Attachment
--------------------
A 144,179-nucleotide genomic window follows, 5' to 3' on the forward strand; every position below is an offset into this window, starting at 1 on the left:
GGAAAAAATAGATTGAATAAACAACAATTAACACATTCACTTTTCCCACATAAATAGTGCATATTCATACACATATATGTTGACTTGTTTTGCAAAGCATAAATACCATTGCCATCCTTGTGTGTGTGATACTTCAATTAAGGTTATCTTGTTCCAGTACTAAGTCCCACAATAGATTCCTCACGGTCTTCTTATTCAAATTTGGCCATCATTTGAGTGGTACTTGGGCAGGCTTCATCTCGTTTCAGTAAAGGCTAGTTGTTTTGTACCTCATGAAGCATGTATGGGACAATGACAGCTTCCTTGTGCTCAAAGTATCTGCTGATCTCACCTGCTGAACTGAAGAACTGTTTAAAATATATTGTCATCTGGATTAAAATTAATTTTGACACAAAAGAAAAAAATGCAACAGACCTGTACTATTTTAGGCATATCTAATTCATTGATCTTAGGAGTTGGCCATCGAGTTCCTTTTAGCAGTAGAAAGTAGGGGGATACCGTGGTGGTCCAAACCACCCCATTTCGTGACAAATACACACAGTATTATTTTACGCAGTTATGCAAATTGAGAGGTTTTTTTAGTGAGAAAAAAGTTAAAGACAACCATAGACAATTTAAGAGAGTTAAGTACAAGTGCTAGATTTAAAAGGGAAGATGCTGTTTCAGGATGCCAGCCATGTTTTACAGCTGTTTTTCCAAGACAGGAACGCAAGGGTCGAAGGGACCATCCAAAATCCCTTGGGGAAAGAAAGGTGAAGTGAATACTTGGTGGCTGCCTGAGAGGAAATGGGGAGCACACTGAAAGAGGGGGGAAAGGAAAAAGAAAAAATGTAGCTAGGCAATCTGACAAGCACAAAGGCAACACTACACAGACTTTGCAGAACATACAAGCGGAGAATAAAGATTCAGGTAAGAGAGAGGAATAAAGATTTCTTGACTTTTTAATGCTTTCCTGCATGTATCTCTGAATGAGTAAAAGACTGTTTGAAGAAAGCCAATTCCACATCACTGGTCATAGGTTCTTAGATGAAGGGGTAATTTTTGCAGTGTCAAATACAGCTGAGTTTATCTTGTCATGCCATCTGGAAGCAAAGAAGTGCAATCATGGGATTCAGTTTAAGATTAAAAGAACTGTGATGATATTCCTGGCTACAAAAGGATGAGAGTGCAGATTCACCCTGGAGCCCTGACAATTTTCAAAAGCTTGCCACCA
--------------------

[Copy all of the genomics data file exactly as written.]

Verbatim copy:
A 144,179-nucleotide genomic window follows, 5' to 3' on the forward strand; every position below is an offset into this window, starting at 1 on the left:
GGAAAAAATAGATTGAATAAACAACAATTAACACATTCACTTTTCCCACATAAATAGTGCATATTCATACACATATATGTTGACTTGTTTTGCAAAGCATAAATACCATTGCCATCCTTGTGTGTGTGATACTTCAATTAAGGTTATCTTGTTCCAGTACTAAGTCCCACAATAGATTCCTCACGGTCTTCTTATTCAAATTTGGCCATCATTTGAGTGGTACTTGGGCAGGCTTCATCTCGTTTCAGTAAAGGCTAGTTGTTTTGTACCTCATGAAGCATGTATGGGACAATGACAGCTTCCTTGTGCTCAAAGTATCTGCTGATCTCACCTGCTGAACTGAAGAACTGTTTAAAATATATTGTCATCTGGATTAAAATTAATTTTGACACAAAAGAAAAAAATGCAACAGACCTGTACTATTTTAGGCATATCTAATTCATTGATCTTAGGAGTTGGCCATCGAGTTCCTTTTAGCAGTAGAAAGTAGGGGGATACCGTGGTGGTCCAAACCACCCCATTTCGTGACAAATACACACAGTATTATTTTACGCAGTTATGCAAATTGAGAGGTTTTTTTAGTGAGAAAAAAGTTAAAGACAACCATAGACAATTTAAGAGAGTTAAGTACAAGTGCTAGATTTAAAAGGGAAGATGCTGTTTCAGGATGCCAGCCATGTTTTACAGCTGTTTTTCCAAGACAGGAACGCAAGGGTCGAAGGGACCATCCAAAATCCCTTGGGGAAAGAAAGGTGAAGTGAATACTTGGTGGCTGCCTGAGAGGAAATGGGGAGCACACTGAAAGAGGGGGGAAAGGAAAAAGAAAAAATGTAGCTAGGCAATCTGACAAGCACAAAGGCAACACTACACAGACTTTGCAGAACATACAAGCGGAGAATAAAGATTCAGGTAAGAGAGAGGAATAAAGATTTCTTGACTTTTTAATGCTTTCCTGCATGTATCTCTGAATGAGTAAAAGACTGTTTGAAGAAAGCCAATTCCACATCACTGGTCATAGGTTCTTAGATGAAGGGGTAATTTTTGCAGTGTCAAATACAGCTGAGTTTATCTTGTCATGCCATCTGGAAGCAAAGAAGTGCAATCATGGGATTCAGTTTAAGATTAAAAGAACTGTGATGATATTCCTGGCTACAAAAGGATGAGAGTGCAGATTCACCCTGGAGCCCTGACAATTTTCAAAAGCTTGCCACCA